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http://journals.plos.org/plosone/article?id=10.1371/journal.pone.0118990PLOS
http://www.ncbi.nlm.nih.gov/pmc/articles/PMC4331086PMC
January 2016

A novel neuroferritinopathy mouse model (FTL 498InsTC) shows progressive brain iron dysregulation, morphological signs of early neurodegeneration and motor coordination deficits.

Neurobiol Dis 2015 Sep 4;81:119-33. Epub 2014 Nov 4.

San Raffaele Scientific Institute, Via Olgettina 60, 20132 Milano, Italy; Vita-Salute San Raffaele University, Via Olgettina 58, 20132 Milano, Italy. Electronic address:

Neuroferritinopathy is a rare genetic disease with a dominant autosomal transmission caused by mutations of the ferritin light chain gene (FTL). It belongs to Neurodegeneration with Brain Iron Accumulation, a group of disorders where iron dysregulation is tightly associated with neurodegeneration. We studied the 498-499InsTC mutation which causes the substitution of the last 9 amino acids and an elongation of extra 16 amino acids at the C-terminus of L-ferritin peptide. An analysis with cyclic voltammetry on the purified protein showed that this structural modification severely reduces the ability of the protein to store iron. In order to analyze the impact of the mutation in vivo, we generated mouse models for the some pathogenic human FTL gene in FVB and C57BL/6J strains. Transgenic mice in the FVB background showed high accumulation of the mutated ferritin in brain where it correlated with increased iron deposition with age, as scored by magnetic resonance imaging. Notably, the accumulation of iron-ferritin bodies was accompanied by signs of oxidative damage. In the C57BL/6 background, both the expression of the mutant ferritin and the iron levels were lower than in the FVB strain. Nevertheless, also these mice showed oxidative alterations in the brain. Furthermore, post-natal hippocampal neurons obtained from these mice experienced a marked increased cell death in response to chronic iron overload and/or acute oxidative stress, in comparison to wild-type neurons. Ultrastructural analyses revealed an accumulation of lipofuscin granules associated with iron deposits, particularly enriched in the cerebellum and striatum of our transgenic mice. Finally, experimental subjects were tested throughout development and aging at 2-, 8- and 18-months for behavioral phenotype. Rotarod test revealed a progressive impaired motor coordination building up with age, FTL mutant old mice showing a shorter latency to fall from the apparatus, according to higher accumulation of iron aggregates in the striatum. Our data show that our 498-499InsTC mouse models recapitulate early pathological and clinical traits of the human neuroferritinopathy, thus providing a valuable model for the study of the disease. Finally, we propose a mechanistic model of lipofuscine formation that can account for the etiopathogenesis of human neuroferritinopathy.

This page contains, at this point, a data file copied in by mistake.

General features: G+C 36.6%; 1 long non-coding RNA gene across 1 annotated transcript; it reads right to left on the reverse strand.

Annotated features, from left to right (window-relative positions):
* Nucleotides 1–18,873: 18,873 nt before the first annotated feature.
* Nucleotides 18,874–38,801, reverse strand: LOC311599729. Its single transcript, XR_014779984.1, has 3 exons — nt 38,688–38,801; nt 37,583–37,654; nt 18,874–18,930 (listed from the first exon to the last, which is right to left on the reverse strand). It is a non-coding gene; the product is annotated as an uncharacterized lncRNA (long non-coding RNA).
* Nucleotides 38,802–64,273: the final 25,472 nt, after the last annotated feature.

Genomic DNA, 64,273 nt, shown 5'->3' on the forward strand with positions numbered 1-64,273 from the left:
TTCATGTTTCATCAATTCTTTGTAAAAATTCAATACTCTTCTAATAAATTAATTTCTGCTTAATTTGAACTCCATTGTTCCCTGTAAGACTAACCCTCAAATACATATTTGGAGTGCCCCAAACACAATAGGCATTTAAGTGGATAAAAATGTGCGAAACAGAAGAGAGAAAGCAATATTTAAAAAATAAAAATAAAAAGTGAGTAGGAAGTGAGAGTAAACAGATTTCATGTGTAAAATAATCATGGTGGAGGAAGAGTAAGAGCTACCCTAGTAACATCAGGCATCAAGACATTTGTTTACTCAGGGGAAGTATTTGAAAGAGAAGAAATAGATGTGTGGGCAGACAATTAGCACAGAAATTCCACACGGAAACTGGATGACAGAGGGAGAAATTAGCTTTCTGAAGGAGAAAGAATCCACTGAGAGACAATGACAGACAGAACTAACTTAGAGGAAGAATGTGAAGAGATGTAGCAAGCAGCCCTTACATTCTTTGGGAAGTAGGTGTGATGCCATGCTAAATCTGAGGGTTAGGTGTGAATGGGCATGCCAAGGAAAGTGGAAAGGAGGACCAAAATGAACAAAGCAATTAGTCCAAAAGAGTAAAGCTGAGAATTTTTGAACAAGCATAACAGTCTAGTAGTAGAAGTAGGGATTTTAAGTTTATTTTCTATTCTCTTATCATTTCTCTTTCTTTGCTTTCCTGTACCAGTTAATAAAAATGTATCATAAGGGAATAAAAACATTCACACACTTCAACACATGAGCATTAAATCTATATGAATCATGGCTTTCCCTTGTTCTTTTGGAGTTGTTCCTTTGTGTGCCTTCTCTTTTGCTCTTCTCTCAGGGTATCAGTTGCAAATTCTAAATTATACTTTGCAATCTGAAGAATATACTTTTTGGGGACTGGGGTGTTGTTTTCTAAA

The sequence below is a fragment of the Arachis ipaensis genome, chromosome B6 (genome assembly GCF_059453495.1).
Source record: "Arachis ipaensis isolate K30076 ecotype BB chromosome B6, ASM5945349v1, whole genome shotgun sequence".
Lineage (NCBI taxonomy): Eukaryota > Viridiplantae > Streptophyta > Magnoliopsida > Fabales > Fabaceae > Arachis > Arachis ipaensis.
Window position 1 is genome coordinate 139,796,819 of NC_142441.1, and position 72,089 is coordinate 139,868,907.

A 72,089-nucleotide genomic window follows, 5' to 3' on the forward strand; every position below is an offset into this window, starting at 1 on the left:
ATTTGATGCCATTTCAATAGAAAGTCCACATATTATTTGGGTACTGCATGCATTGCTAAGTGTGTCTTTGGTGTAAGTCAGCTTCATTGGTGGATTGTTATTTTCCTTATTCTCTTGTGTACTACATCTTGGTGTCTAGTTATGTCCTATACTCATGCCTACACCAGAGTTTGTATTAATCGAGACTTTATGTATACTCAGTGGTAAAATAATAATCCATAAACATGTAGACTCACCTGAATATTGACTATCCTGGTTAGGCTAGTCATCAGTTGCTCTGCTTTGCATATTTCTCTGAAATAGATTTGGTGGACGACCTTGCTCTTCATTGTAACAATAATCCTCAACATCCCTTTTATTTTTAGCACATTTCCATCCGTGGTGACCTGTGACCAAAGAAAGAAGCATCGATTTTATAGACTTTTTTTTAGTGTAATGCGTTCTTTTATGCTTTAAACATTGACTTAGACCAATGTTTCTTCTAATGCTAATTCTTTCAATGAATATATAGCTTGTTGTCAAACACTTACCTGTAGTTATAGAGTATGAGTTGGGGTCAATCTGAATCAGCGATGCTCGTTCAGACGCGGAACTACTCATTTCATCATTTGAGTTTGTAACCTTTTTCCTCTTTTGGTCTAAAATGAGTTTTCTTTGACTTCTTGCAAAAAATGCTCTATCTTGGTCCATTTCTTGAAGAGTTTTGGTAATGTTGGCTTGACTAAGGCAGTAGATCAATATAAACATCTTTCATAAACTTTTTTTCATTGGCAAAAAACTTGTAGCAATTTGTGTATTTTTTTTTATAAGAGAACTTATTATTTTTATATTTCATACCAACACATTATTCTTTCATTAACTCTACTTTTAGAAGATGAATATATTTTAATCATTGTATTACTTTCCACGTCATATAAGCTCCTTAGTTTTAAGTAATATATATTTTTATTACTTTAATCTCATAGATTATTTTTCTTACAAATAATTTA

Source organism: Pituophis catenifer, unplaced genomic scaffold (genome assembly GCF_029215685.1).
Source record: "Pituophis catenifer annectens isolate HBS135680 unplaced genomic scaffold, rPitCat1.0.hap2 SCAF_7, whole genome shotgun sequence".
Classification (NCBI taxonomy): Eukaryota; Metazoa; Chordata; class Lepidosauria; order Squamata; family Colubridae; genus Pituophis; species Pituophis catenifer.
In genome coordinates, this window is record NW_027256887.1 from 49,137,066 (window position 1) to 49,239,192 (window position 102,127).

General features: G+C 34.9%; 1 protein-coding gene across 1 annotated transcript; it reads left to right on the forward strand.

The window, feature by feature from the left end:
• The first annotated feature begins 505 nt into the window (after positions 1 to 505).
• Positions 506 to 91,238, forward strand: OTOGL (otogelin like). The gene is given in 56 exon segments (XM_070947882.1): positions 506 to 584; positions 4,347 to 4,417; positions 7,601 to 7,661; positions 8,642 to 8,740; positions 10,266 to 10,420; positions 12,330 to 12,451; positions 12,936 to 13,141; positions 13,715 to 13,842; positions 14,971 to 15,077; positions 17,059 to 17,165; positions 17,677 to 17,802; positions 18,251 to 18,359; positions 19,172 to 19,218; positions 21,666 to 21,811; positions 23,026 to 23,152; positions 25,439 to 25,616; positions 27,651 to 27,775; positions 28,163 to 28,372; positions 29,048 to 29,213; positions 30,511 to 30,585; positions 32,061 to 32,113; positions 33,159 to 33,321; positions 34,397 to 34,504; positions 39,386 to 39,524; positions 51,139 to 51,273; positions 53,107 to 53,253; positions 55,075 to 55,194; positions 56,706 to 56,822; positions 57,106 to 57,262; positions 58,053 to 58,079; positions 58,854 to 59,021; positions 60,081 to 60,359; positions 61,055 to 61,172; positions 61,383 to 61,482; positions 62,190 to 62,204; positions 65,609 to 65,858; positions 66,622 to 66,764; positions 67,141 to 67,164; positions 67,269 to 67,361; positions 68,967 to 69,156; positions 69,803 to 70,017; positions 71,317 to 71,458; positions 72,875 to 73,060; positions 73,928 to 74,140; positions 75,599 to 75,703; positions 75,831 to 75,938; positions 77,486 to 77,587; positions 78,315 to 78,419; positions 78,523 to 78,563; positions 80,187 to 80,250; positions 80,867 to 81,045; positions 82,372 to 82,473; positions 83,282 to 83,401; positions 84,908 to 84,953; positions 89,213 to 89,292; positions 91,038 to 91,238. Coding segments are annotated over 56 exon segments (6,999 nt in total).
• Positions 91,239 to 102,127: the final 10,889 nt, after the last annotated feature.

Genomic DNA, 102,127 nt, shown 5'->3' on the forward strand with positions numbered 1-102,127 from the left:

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http://dx.doi.org/10.1016/j.nbd.2014.10.023DOI Listing
http://www.ncbi.nlm.nih.gov/pmc/articles/PMC4642750PMC
September 2015

Gender-dependent resiliency to stressful and metabolic challenges following prenatal exposure to high-fat diet in the p66(Shc-/-) mouse.

Front Behav Neurosci 2014 22;8:285. Epub 2014 Aug 22.

Section of Behavioral Neurosciences, Department of Cell Biology and Neurosciences, Istituto Superiore di Sanità Rome, Italy.

Metabolic stressful challenges during susceptible time windows, such as fetal life, can have important implications for health throughout life. Deletion of the p66(Shc) gene in mice leads to reduced oxidative stress (OS), resulting in a healthy and lean phenotype characterized by increased metabolic rate, resistance to high-fat diet (HFD)-induced obesity and reduced emotionality at adulthood. Here we hypothesize that p66(Shc-/-) (KO) adult offspring might be protected from the detrimental effects induced by maternal HFD administered before and during pregnancy. To test such hypothesis, we fed p66(Shc+/+) (WT) and KO females with HFD for 13 weeks starting on 5 weeks of age until delivery and tested adult male and female offspring for their metabolic, neuroendocrine, and emotional profile. Prenatal diet affected stress responses and metabolic features in a gender-dependent fashion. In particular, prenatal HFD increased plasma leptin levels and decreased anxiety-like behavior in females, while increasing body weight, particularly in KO subjects. KO mice were overall characterized by metabolic resiliency, showing a blunted change in glycemia levels in response to glucose or insulin challenges. However, in p66(Shc-/-) mice, prenatal HFD affected glucose tolerance response in an opposite manner in the two genders, overriding the resilience in males and exacerbating it in females. Finally, KO females were protected from the disrupting effect of prenatal HFD on neuroendocrine response. These findings indicate that prenatal HFD alters the emotional profile and metabolic functionality of the adult individual in a gender-dependent fashion and suggest that exposure to high-caloric food during fetal life is a stressful condition interfering with the developmental programming of the adult phenotype. Deletion of the p66(Shc) gene attenuates such effects, acting as a protective factor.